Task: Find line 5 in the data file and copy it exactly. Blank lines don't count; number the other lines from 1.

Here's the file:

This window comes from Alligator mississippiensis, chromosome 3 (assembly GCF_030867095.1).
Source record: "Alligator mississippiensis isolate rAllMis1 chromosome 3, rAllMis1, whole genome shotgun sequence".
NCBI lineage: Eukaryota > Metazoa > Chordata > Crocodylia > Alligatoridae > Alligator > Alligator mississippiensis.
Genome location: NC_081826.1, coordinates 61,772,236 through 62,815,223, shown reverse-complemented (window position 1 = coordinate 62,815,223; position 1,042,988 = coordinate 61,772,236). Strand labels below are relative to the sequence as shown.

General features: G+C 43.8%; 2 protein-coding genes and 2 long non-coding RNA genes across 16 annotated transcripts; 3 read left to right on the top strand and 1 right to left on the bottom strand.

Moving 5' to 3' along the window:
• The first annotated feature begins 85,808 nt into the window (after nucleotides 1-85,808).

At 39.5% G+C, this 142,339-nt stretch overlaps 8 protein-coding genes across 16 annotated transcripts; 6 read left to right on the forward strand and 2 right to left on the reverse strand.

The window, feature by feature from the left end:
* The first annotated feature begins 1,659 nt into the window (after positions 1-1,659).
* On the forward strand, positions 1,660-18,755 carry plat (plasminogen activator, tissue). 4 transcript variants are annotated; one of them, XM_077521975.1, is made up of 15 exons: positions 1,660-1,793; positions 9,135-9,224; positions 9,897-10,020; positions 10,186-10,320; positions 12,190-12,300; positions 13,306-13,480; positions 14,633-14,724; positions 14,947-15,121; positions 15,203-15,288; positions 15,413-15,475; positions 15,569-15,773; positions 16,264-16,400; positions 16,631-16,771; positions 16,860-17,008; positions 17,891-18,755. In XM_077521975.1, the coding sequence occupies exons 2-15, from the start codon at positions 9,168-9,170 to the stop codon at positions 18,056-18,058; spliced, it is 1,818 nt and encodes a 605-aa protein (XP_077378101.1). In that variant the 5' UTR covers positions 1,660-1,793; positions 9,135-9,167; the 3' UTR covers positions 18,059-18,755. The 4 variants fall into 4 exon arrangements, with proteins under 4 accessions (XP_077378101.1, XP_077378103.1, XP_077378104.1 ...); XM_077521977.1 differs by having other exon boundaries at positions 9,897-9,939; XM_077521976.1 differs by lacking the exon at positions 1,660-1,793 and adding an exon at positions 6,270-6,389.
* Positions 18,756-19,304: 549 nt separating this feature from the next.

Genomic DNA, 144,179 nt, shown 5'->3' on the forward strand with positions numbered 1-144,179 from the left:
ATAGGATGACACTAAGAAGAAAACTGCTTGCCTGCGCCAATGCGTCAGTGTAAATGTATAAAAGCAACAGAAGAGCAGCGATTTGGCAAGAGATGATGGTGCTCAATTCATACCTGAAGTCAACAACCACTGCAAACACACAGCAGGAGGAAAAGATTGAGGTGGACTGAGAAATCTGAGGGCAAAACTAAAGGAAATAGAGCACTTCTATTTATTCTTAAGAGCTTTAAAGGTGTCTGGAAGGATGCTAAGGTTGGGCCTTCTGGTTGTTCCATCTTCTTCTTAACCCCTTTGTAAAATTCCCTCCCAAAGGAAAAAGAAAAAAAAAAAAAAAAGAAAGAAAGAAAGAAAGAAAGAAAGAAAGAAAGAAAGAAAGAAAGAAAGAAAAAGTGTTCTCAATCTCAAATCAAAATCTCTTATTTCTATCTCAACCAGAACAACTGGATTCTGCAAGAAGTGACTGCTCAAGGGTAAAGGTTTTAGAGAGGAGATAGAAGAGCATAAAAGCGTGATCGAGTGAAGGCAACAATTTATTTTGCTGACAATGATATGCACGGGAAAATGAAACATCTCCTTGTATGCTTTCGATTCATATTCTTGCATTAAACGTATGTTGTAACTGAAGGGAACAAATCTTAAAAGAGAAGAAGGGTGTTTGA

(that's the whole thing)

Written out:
General features: G+C 43.8%; 2 protein-coding genes and 2 long non-coding RNA genes across 16 annotated transcripts; 3 read left to right on the top strand and 1 right to left on the bottom strand.